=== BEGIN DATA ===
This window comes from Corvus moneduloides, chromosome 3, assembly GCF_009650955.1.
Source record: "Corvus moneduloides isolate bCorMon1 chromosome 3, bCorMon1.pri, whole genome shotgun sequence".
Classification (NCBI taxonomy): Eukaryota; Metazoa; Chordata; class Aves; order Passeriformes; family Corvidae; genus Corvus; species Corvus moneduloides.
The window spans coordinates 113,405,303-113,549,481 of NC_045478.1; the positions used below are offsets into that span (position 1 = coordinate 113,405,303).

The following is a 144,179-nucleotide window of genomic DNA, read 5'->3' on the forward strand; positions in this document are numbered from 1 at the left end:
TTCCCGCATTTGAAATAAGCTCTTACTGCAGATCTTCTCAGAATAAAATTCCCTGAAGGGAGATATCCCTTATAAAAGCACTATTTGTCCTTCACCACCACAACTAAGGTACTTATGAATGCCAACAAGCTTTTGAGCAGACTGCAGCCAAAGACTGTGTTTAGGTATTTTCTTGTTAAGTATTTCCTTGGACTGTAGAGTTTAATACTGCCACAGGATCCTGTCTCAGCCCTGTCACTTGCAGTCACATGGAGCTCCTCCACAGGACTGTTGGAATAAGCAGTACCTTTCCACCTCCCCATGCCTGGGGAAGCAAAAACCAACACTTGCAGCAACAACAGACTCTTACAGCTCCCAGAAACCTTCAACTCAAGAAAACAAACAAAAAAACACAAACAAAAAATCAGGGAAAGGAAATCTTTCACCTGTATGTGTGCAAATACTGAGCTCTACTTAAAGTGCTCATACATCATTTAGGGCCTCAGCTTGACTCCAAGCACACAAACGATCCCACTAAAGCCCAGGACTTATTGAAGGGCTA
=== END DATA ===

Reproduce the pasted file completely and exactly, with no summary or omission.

This window comes from Corvus moneduloides, chromosome 3, assembly GCF_009650955.1.
Source record: "Corvus moneduloides isolate bCorMon1 chromosome 3, bCorMon1.pri, whole genome shotgun sequence".
Classification (NCBI taxonomy): Eukaryota; Metazoa; Chordata; class Aves; order Passeriformes; family Corvidae; genus Corvus; species Corvus moneduloides.
The window spans coordinates 113,405,303-113,549,481 of NC_045478.1; the positions used below are offsets into that span (position 1 = coordinate 113,405,303).

The following is a 144,179-nucleotide window of genomic DNA, read 5'->3' on the forward strand; positions in this document are numbered from 1 at the left end:
TTCCCGCATTTGAAATAAGCTCTTACTGCAGATCTTCTCAGAATAAAATTCCCTGAAGGGAGATATCCCTTATAAAAGCACTATTTGTCCTTCACCACCACAACTAAGGTACTTATGAATGCCAACAAGCTTTTGAGCAGACTGCAGCCAAAGACTGTGTTTAGGTATTTTCTTGTTAAGTATTTCCTTGGACTGTAGAGTTTAATACTGCCACAGGATCCTGTCTCAGCCCTGTCACTTGCAGTCACATGGAGCTCCTCCACAGGACTGTTGGAATAAGCAGTACCTTTCCACCTCCCCATGCCTGGGGAAGCAAAAACCAACACTTGCAGCAACAACAGACTCTTACAGCTCCCAGAAACCTTCAACTCAAGAAAACAAACAAAAAAACACAAACAAAAAATCAGGGAAAGGAAATCTTTCACCTGTATGTGTGCAAATACTGAGCTCTACTTAAAGTGCTCATACATCATTTAGGGCCTCAGCTTGACTCCAAGCACACAAACGATCCCACTAAAGCCCAGGACTTATTGAAGGGCTA